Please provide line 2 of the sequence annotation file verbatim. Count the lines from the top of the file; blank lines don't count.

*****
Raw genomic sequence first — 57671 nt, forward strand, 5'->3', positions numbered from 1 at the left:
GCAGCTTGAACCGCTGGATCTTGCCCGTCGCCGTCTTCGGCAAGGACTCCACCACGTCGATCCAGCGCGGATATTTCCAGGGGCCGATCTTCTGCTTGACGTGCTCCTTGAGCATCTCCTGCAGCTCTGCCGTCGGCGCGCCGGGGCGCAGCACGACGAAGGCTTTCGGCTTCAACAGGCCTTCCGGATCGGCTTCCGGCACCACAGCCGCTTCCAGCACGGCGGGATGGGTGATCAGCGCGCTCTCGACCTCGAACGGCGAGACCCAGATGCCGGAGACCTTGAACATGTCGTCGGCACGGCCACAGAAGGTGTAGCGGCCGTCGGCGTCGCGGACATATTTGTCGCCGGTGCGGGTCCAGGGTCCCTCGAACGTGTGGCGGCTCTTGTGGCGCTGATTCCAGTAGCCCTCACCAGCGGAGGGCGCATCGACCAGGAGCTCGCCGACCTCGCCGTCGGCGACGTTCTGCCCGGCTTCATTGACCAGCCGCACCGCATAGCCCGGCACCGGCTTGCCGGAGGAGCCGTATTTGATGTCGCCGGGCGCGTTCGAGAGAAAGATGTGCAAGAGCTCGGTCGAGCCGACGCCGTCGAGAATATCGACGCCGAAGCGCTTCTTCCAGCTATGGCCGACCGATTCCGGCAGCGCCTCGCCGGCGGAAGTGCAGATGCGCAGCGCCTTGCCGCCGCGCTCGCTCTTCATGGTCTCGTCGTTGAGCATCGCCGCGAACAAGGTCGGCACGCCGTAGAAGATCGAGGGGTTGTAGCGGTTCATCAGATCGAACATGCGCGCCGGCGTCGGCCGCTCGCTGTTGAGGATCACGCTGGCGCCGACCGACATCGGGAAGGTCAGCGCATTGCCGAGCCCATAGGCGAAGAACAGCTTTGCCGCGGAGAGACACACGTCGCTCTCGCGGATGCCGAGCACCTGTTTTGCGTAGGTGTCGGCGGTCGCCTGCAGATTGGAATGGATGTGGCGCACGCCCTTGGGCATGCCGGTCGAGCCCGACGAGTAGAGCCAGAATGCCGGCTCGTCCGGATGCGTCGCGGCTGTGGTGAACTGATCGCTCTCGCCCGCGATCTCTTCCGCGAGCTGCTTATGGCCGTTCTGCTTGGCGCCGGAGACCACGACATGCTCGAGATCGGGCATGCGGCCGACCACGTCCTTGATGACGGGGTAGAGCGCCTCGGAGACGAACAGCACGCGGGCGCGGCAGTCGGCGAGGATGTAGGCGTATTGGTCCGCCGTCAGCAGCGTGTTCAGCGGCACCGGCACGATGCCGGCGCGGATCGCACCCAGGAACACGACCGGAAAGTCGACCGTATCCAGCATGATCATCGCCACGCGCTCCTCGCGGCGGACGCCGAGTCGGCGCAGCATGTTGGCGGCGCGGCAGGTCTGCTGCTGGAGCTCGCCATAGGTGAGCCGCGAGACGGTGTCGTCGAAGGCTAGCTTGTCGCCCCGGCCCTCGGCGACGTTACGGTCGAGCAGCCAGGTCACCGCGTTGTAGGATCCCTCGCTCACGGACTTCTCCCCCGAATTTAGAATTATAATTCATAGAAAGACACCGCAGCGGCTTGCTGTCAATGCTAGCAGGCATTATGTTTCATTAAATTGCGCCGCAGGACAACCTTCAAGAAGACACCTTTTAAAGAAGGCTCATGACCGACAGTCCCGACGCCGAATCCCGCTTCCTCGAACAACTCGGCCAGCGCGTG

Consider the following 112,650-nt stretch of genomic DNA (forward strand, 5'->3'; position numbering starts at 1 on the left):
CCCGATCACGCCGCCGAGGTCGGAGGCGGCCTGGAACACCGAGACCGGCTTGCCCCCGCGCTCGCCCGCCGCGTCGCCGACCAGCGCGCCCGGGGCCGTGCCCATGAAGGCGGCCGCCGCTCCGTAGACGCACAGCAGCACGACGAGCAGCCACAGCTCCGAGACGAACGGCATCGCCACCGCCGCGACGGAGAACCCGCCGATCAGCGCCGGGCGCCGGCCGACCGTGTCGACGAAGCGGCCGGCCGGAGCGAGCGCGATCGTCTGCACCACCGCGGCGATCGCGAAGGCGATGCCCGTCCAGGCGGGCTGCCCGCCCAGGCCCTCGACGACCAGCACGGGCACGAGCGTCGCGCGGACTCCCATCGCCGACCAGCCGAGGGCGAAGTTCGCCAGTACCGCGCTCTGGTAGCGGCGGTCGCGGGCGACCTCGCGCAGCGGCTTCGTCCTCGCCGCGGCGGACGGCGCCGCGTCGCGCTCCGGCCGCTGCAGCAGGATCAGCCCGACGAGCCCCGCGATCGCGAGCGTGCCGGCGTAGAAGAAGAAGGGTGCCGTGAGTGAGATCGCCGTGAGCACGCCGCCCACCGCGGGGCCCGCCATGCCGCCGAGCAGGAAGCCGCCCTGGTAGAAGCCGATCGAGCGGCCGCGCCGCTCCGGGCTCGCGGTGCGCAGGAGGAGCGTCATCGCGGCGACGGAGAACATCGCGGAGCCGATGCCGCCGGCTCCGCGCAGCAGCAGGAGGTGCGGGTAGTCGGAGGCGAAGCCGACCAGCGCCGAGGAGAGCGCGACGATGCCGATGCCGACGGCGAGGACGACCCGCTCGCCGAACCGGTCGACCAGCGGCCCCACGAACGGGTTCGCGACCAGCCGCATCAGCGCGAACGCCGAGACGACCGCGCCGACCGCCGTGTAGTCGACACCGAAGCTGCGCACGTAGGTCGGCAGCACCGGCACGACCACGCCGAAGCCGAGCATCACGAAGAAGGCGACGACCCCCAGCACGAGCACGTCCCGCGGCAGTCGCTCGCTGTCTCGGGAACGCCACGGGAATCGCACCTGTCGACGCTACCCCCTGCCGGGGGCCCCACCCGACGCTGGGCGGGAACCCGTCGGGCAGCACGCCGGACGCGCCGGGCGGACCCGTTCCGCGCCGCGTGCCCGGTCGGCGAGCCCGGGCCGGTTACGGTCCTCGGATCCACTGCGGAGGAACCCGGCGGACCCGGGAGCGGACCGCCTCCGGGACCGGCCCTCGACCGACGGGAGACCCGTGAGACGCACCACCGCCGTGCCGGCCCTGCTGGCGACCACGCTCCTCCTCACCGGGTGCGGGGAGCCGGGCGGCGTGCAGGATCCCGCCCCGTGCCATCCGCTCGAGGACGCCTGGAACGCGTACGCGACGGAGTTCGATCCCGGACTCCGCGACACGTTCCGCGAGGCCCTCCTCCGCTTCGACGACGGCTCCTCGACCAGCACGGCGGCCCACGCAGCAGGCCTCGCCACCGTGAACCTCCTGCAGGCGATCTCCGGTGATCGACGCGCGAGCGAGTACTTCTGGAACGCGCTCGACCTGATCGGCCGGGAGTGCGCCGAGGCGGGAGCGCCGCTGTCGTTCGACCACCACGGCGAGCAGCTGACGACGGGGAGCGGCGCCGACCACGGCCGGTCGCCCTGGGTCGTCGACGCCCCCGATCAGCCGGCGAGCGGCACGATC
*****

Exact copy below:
GCAGCTTGAACCGCTGGATCTTGCCCGTCGCCGTCTTCGGCAAGGACTCCACCACGTCGATCCAGCGCGGATATTTCCAGGGGCCGATCTTCTGCTTGACGTGCTCCTTGAGCATCTCCTGCAGCTCTGCCGTCGGCGCGCCGGGGCGCAGCACGACGAAGGCTTTCGGCTTCAACAGGCCTTCCGGATCGGCTTCCGGCACCACAGCCGCTTCCAGCACGGCGGGATGGGTGATCAGCGCGCTCTCGACCTCGAACGGCGAGACCCAGATGCCGGAGACCTTGAACATGTCGTCGGCACGGCCACAGAAGGTGTAGCGGCCGTCGGCGTCGCGGACATATTTGTCGCCGGTGCGGGTCCAGGGTCCCTCGAACGTGTGGCGGCTCTTGTGGCGCTGATTCCAGTAGCCCTCACCAGCGGAGGGCGCATCGACCAGGAGCTCGCCGACCTCGCCGTCGGCGACGTTCTGCCCGGCTTCATTGACCAGCCGCACCGCATAGCCCGGCACCGGCTTGCCGGAGGAGCCGTATTTGATGTCGCCGGGCGCGTTCGAGAGAAAGATGTGCAAGAGCTCGGTCGAGCCGACGCCGTCGAGAATATCGACGCCGAAGCGCTTCTTCCAGCTATGGCCGACCGATTCCGGCAGCGCCTCGCCGGCGGAAGTGCAGATGCGCAGCGCCTTGCCGCCGCGCTCGCTCTTCATGGTCTCGTCGTTGAGCATCGCCGCGAACAAGGTCGGCACGCCGTAGAAGATCGAGGGGTTGTAGCGGTTCATCAGATCGAACATGCGCGCCGGCGTCGGCCGCTCGCTGTTGAGGATCACGCTGGCGCCGACCGACATCGGGAAGGTCAGCGCATTGCCGAGCCCATAGGCGAAGAACAGCTTTGCCGCGGAGAGACACACGTCGCTCTCGCGGATGCCGAGCACCTGTTTTGCGTAGGTGTCGGCGGTCGCCTGCAGATTGGAATGGATGTGGCGCACGCCCTTGGGCATGCCGGTCGAGCCCGACGAGTAGAGCCAGAATGCCGGCTCGTCCGGATGCGTCGCGGCTGTGGTGAACTGATCGCTCTCGCCCGCGATCTCTTCCGCGAGCTGCTTATGGCCGTTCTGCTTGGCGCCGGAGACCACGACATGCTCGAGATCGGGCATGCGGCCGACCACGTCCTTGATGACGGGGTAGAGCGCCTCGGAGACGAACAGCACGCGGGCGCGGCAGTCGGCGAGGATGTAGGCGTATTGGTCCGCCGTCAGCAGCGTGTTCAGCGGCACCGGCACGATGCCGGCGCGGATCGCACCCAGGAACACGACCGGAAAGTCGACCGTATCCAGCATGATCATCGCCACGCGCTCCTCGCGGCGGACGCCGAGTCGGCGCAGCATGTTGGCGGCGCGGCAGGTCTGCTGCTGGAGCTCGCCATAGGTGAGCCGCGAGACGGTGTCGTCGAAGGCTAGCTTGTCGCCCCGGCCCTCGGCGACGTTACGGTCGAGCAGCCAGGTCACCGCGTTGTAGGATCCCTCGCTCACGGACTTCTCCCCCGAATTTAGAATTATAATTCATAGAAAGACACCGCAGCGGCTTGCTGTCAATGCTAGCAGGCATTATGTTTCATTAAATTGCGCCGCAGGACAACCTTCAAGAAGACACCTTTTAAAGAAGGCTCATGACCGACAGTCCCGACGCCGAATCCCGCTTCCTCGAACAACTCGGCCAGCGCGTG